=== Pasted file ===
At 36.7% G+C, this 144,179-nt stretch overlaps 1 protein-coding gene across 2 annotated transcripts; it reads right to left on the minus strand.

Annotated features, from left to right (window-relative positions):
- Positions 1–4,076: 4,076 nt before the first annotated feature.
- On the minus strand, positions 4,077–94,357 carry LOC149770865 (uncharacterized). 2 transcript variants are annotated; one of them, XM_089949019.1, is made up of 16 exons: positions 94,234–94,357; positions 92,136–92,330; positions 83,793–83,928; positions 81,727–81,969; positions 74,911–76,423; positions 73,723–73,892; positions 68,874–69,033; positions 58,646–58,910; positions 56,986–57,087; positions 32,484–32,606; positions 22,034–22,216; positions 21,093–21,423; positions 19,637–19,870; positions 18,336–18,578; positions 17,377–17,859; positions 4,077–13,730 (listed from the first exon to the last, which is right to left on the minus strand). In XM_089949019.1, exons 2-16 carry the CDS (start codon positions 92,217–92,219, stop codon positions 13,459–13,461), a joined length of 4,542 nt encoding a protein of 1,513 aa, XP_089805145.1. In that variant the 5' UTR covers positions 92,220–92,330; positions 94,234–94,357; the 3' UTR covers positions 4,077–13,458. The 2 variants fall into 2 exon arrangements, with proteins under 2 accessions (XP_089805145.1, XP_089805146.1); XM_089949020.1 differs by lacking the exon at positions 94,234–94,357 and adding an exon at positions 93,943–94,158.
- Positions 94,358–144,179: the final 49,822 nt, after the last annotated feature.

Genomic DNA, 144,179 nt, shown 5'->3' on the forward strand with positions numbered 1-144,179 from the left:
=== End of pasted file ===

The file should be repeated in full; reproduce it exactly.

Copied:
At 36.7% G+C, this 144,179-nt stretch overlaps 1 protein-coding gene across 2 annotated transcripts; it reads right to left on the minus strand.

Annotated features, from left to right (window-relative positions):
- Positions 1–4,076: 4,076 nt before the first annotated feature.
- On the minus strand, positions 4,077–94,357 carry LOC149770865 (uncharacterized). 2 transcript variants are annotated; one of them, XM_089949019.1, is made up of 16 exons: positions 94,234–94,357; positions 92,136–92,330; positions 83,793–83,928; positions 81,727–81,969; positions 74,911–76,423; positions 73,723–73,892; positions 68,874–69,033; positions 58,646–58,910; positions 56,986–57,087; positions 32,484–32,606; positions 22,034–22,216; positions 21,093–21,423; positions 19,637–19,870; positions 18,336–18,578; positions 17,377–17,859; positions 4,077–13,730 (listed from the first exon to the last, which is right to left on the minus strand). In XM_089949019.1, exons 2-16 carry the CDS (start codon positions 92,217–92,219, stop codon positions 13,459–13,461), a joined length of 4,542 nt encoding a protein of 1,513 aa, XP_089805145.1. In that variant the 5' UTR covers positions 92,220–92,330; positions 94,234–94,357; the 3' UTR covers positions 4,077–13,458. The 2 variants fall into 2 exon arrangements, with proteins under 2 accessions (XP_089805145.1, XP_089805146.1); XM_089949020.1 differs by lacking the exon at positions 94,234–94,357 and adding an exon at positions 93,943–94,158.
- Positions 94,358–144,179: the final 49,822 nt, after the last annotated feature.

Genomic DNA, 144,179 nt, shown 5'->3' on the forward strand with positions numbered 1-144,179 from the left: